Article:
John McCormick writes: Pete Sixsmith wrote this a couple of days ago but for some reason it didn’t reach me. Not to worry, it’s here now, and it’s up to his usual standard.
Over to Pete:
PROGRESS IN EUROPE
There’s a headline Sunderland fans haven’t seen since 1973 when we put Vasas Budapest out of the European Cup Winners Cup. Those of us old enough to be there will remember that the club were heavily criticised for charging £1 for standing tickets and being rewarded with a crowd of less than 30,000.
Last night, 42 years on, I produced a shiny £1 coin at the turnstile and gained admittance to the West Stand of the Stadium of Light for the Premier League International Cup Group Game against Athletic Bilbao. The crowd was a symmetrical 888 (bet you it was) and we enjoyed a decent game between two contrasting styles – the urgent, hurried style of the English Premier League and the slower, more aesthetically pleasing of La Liga.
We were without 4 regulars. Liam Agnew and Lyndon Gooch were injured while Duncan Watmore and Charis Mavrias were away on international duty. Valentin Roberge seems to have disappeared off the face of the Sunderland centred earth but Danny Graham and Patrick Van Aanholt both turned out. It may have been to let Sam Allardyce have a look at them or to get then up to match fitness or there may have been scouts watching them.
If it were the latter, they would have been impressed with the way that Graham held the ball up and tried to bring others into play and by the well taken goal that he scored in the 34th minute. Our Flying Dutchman worked well down the left flank with young Thomas Robson, one of three Robsons in the team. All three have potential and one of them may well make that elusive breakthrough.
Bilbao levelled just before the break with a well worked goal, finished off by Rodriguez and had played the more controlled football. Clad in all blue with no sponsors name on the front of their shirts, they had players who had been given very clear instructions about what to do and in centre forward Inigo Belar, they had the best player on the park. Playing on his own up front, he twisted and turned, producing a very good performance which drew warm applause from the crowd when he went off.
We played a 4-2-2-1-1- formation with Smith and Ethan Robson anchoring the midfield and Greenwood and either Van Aanholt or Robson wide. Greenwood has done well for an 18 year old but this was not his best game as he seemed hesitant and did not show the pace that he usually does.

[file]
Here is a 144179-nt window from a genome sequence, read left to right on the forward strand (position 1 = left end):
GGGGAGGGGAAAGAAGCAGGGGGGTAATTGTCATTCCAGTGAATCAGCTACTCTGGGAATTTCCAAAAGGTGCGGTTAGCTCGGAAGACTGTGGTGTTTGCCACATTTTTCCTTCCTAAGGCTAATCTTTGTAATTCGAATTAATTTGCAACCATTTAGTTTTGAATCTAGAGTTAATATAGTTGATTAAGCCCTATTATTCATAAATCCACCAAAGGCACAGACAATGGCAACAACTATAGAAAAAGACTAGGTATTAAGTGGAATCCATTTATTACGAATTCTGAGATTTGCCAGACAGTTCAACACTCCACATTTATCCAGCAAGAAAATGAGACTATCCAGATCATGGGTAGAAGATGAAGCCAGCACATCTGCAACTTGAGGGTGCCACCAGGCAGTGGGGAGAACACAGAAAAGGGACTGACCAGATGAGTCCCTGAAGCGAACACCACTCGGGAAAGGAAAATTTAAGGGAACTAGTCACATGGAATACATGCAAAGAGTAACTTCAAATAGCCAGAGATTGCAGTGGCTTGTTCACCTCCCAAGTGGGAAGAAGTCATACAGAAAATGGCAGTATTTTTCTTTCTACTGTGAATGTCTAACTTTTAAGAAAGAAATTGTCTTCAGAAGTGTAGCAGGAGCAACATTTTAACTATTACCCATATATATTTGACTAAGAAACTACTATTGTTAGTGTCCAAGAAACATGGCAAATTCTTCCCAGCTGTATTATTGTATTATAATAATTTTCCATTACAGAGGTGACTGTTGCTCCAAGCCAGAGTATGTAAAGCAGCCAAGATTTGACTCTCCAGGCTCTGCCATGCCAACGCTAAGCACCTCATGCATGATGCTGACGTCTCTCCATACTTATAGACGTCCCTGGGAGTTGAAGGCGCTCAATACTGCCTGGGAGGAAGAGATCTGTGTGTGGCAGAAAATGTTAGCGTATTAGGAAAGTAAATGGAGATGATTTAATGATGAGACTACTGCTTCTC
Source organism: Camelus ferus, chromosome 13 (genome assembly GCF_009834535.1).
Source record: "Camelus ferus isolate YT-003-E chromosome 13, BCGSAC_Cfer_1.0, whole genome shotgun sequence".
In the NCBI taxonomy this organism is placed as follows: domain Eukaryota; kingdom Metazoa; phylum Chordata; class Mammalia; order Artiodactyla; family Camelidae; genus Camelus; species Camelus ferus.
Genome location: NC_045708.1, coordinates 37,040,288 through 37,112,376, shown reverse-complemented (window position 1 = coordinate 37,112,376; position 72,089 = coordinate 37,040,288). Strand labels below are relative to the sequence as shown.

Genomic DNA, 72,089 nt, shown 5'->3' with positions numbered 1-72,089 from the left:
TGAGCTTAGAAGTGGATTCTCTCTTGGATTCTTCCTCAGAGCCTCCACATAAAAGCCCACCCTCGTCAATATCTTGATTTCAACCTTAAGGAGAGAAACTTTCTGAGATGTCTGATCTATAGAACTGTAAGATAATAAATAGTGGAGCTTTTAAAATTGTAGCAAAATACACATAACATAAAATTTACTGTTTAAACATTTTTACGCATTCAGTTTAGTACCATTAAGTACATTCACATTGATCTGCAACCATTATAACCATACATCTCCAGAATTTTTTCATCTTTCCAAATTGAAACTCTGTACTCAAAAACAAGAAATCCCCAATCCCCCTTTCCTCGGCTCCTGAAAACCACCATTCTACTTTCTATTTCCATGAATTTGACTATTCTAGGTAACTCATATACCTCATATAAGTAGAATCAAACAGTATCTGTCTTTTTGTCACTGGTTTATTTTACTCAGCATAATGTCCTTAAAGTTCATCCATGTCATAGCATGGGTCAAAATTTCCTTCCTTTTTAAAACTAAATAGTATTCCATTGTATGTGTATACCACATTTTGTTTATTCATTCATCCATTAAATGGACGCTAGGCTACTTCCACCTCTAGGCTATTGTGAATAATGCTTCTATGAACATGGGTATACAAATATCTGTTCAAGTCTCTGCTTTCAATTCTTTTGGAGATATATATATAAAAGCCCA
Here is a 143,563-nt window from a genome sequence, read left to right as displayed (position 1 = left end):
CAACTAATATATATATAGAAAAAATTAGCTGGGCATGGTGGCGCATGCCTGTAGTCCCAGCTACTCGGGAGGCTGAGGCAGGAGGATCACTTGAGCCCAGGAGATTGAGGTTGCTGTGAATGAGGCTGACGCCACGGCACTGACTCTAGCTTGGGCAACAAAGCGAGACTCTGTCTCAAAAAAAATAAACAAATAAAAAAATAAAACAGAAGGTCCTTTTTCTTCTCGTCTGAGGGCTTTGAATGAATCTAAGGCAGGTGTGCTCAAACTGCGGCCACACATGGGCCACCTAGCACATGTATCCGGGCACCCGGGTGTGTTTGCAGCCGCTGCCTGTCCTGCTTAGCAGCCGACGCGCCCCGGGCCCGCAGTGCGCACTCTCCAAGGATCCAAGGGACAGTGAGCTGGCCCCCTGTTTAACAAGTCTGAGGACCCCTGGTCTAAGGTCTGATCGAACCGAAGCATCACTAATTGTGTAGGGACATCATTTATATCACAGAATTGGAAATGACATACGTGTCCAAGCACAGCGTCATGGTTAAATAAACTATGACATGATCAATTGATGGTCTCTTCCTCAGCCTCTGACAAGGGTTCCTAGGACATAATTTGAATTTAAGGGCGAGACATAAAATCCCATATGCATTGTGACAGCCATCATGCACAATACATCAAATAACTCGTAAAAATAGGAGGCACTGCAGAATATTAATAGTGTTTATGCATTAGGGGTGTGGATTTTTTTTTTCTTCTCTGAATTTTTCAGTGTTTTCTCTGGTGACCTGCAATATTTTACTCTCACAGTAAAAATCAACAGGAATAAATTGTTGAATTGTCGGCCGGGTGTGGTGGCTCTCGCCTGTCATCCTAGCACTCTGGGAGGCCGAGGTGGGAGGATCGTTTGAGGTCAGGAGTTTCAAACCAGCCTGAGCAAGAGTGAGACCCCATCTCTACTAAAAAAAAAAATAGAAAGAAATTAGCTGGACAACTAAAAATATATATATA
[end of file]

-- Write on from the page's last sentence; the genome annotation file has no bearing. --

Mikael Mandron played behind Graham and worked hard in an unfamiliar position. He is used to being the spearhead and having a good supply of passes from Watmore and Gooch; here, he had to drop in to bolster up Robson and Smith who were in danger of being overrun at times. Any scout watching him would have been impressed with his work ethic and his acceptance of a role that was foreign to him.
Both centre halves, George Brady and Michael Ledger were thorough and precise and similar to O’Shea and Coates in that they stuck to their tasks and did nothing extravagant. The fact that Belar was taken off looking tired was testimony to their diligence.
The winner came in the 84th minute when Van Aanholt burst into the box chasing an excellent pass from Smith and was pulled back. Smith took over the penalty duties after Mandron’s last minute miss against Borussia Monchengladbach and drilled home a penalty as good as the one that Tadic had put in the same net on Saturday.
It was a good win over a side that played football but who also had a tendency to go down too easily, particularly in the closing stages of the game. There was nearly a nasty accident at the end when a couple of their players were hurt as the entire team tried to go down the tunnel all at once. You should never put all your Basques in one exit.
I’ll get my coat.